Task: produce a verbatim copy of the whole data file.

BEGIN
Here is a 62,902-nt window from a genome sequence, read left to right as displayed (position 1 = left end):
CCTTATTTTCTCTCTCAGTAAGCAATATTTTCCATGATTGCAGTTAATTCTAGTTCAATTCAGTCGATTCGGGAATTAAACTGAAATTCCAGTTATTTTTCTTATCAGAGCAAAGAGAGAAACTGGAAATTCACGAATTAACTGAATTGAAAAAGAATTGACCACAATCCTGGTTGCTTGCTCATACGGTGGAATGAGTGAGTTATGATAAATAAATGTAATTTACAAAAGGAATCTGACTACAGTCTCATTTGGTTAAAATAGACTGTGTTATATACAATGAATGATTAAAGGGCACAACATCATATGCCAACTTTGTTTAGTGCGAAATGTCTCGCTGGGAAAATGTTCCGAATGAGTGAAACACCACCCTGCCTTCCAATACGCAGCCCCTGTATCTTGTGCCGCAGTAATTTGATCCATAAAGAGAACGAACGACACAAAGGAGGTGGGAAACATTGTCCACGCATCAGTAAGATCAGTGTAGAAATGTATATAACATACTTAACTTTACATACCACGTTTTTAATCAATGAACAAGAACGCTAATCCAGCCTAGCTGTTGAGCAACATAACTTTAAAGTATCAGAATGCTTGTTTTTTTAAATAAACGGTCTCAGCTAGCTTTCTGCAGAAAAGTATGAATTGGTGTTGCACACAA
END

Here is a 62,902-nt window from a genome sequence, read left to right as displayed (position 1 = left end):
CCTTATTTTCTCTCTCAGTAAGCAATATTTTCCATGATTGCAGTTAATTCTAGTTCAATTCAGTCGATTCGGGAATTAAACTGAAATTCCAGTTATTTTTCTTATCAGAGCAAAGAGAGAAACTGGAAATTCACGAATTAACTGAATTGAAAAAGAATTGACCACAATCCTGGTTGCTTGCTCATACGGTGGAATGAGTGAGTTATGATAAATAAATGTAATTTACAAAAGGAATCTGACTACAGTCTCATTTGGTTAAAATAGACTGTGTTATATACAATGAATGATTAAAGGGCACAACATCATATGCCAACTTTGTTTAGTGCGAAATGTCTCGCTGGGAAAATGTTCCGAATGAGTGAAACACCACCCTGCCTTCCAATACGCAGCCCCTGTATCTTGTGCCGCAGTAATTTGATCCATAAAGAGAACGAACGACACAAAGGAGGTGGGAAACATTGTCCACGCATCAGTAAGATCAGTGTAGAAATGTATATAACATACTTAACTTTACATACCACGTTTTTAATCAATGAACAAGAACGCTAATCCAGCCTAGCTGTTGAGCAACATAACTTTAAAGTATCAGAATGCTTGTTTTTTTAAATAAACGGTCTCAGCTAGCTTTCTGCAGAAAAGTATGAATTGGTGTTGCACACAA